Canvas and Canvass

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What is the difference between canvas and canvass?

Canvas is heavy cloth.
To canvass means to survey opinion or to solicit votes.

Canvas and Canvass

The words canvas and canvass sound identical, but their meanings are very different.

Canvas

The noun canvas (with one s at the end) refers to a heavy woven cloth of hemp, flax, or cotton. It is typically used for sails, tents and paintings. The word canvas is also used figuratively for the floor of a boxing or wrestling ring (i.e., they are often not made of canvas).

Canvass

The verb to canvass has several closely related meanings. It can mean:
To collect opinions.
  • Can you canvass the local area to determine the support for the bypass?
To electioneer (i.e., to collect votes through persuasion of voters in a political campaign).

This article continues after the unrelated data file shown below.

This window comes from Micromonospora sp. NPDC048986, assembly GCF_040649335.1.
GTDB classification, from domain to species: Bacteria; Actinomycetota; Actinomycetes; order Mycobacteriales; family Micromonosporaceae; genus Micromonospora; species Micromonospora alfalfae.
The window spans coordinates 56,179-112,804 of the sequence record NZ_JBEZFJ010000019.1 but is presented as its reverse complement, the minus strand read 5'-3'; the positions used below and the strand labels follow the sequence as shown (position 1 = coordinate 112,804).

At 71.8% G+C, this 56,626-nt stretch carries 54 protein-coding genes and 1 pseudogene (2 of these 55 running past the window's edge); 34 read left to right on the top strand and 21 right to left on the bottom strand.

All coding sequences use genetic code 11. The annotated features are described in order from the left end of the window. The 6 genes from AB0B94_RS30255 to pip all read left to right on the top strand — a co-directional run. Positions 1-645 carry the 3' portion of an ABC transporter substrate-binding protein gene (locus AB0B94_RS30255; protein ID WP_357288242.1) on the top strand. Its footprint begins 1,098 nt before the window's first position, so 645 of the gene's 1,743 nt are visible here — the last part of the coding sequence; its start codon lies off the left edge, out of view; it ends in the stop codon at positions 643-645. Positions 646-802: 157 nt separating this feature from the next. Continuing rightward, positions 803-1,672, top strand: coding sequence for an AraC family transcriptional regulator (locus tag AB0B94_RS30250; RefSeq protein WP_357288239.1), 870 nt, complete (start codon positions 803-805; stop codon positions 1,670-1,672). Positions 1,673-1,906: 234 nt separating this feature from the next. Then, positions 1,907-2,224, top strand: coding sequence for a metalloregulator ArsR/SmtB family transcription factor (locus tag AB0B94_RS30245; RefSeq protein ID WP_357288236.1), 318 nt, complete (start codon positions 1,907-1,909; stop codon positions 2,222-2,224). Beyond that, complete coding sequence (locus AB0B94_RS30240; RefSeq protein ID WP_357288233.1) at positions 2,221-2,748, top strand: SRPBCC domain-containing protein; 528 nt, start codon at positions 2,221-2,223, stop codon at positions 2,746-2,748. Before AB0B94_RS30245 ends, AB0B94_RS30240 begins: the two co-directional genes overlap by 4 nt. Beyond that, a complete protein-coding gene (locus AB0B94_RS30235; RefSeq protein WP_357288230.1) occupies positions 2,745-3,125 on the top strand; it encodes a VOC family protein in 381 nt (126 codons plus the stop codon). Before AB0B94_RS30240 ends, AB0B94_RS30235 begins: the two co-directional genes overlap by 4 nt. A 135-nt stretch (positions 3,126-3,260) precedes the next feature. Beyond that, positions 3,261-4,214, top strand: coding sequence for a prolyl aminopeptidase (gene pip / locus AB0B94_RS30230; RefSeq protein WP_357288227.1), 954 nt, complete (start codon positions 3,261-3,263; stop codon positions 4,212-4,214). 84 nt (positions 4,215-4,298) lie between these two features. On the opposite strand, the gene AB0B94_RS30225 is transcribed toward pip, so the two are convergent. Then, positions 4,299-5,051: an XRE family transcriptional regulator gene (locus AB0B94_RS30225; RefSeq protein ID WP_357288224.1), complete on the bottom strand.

• Mr Millar will arrange for Joan's team to canvass High Street and Bond Street on Saturday. We need as much support from the west side of town as possible.
To examine closely.
  • Penny canvassed every shop in Wigan before she found the right shoes.
To ask around.
  • The investigation team will canvass the neighborhood to see whether there were any witnesses to the crash.

Canvass Used as a Noun

Nowadays, canvass is used as a noun to denote the processes above. For example:
  • Did your canvass of the local area succeed in determining the support for the bypass?
  • I heard Joan's canvass was postponed due to the storm.
Note: The noun canvassing is more common than canvass. It can be substituted into both examples above.
Select the correct version:



 

Canvass Means Solicit Support

Use the last two letters of canvass to bring solicit support to mind.




What are nouns? What are verbs? List of easily confused words

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